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Adults age 65 and older with cancer received more chemotherapy towards the end of life throughout the 1990s, according to a new study.
Using data from the National Cancer Institute's Surveillance, Epidemiology, and End Results (SEER) program, researchers reviewed the care received by all Medicare-eligible patients age 65 and older who died of cancer between 1991 and 2000. Of these patients, 215,488 met eligibility criteria for the study.
The purpose of this study was to find the best way to measure end-of-life care. However, during the review of the treatments these patients received, the researchers observed a steady increase from 10% in 1993 to 12% in 1999 in the use of chemotherapy within two weeks of death. Admissions to the intensive care unit (ICU) in the last month of life increased from 8% in 1993 to 11% in 1999. During this period, the patients entering hospice in the last three days of life increased from 12% to 15%, which is too brief for most patients to receive the benefits of hospice.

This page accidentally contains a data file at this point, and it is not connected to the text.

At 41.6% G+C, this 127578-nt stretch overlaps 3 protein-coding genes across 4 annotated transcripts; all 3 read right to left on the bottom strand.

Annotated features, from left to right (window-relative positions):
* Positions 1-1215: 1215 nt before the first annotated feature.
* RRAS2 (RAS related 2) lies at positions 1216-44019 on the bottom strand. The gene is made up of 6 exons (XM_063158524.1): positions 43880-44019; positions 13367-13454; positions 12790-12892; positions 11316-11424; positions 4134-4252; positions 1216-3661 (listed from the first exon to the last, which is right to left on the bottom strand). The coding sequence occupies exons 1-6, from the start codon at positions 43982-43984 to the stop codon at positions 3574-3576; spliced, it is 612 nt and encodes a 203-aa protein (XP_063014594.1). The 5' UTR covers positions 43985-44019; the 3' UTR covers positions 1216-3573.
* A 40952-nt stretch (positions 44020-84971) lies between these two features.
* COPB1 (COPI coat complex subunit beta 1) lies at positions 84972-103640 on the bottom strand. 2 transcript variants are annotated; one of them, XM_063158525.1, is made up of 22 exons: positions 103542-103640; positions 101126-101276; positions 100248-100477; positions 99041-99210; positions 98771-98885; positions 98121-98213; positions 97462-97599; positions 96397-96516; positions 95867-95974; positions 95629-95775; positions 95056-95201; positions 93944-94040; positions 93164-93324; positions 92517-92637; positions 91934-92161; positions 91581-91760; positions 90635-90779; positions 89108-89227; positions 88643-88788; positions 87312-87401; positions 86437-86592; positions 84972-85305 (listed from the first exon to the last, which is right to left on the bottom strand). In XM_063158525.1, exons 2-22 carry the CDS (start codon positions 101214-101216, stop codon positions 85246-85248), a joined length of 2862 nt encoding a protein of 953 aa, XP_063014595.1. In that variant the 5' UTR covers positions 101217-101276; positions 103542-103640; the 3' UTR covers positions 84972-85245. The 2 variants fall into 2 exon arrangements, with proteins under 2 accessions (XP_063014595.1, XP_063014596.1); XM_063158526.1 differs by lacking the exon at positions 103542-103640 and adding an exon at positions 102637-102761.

"This study indicates that cancer care towards the end of life is continuing to become increasingly aggressive, and possibly as a result, some patients are not benefiting from palliative services, such as hospice care," said Craig C. Earle, MD, Associate Professor of Medicine at Harvard Medical School in Boston and the study's lead author.
What This Means For Patients
This study illustrates the importance of older patients and their families, friends, and caregivers honestly discussing the reasons for cancer treatment. For example, is chemotherapy being used to treat the cancer or relieve symptoms? If it becomes clear that effective treatment options are no longer available, patients may wish to talk with their doctors or nurses about hospice care.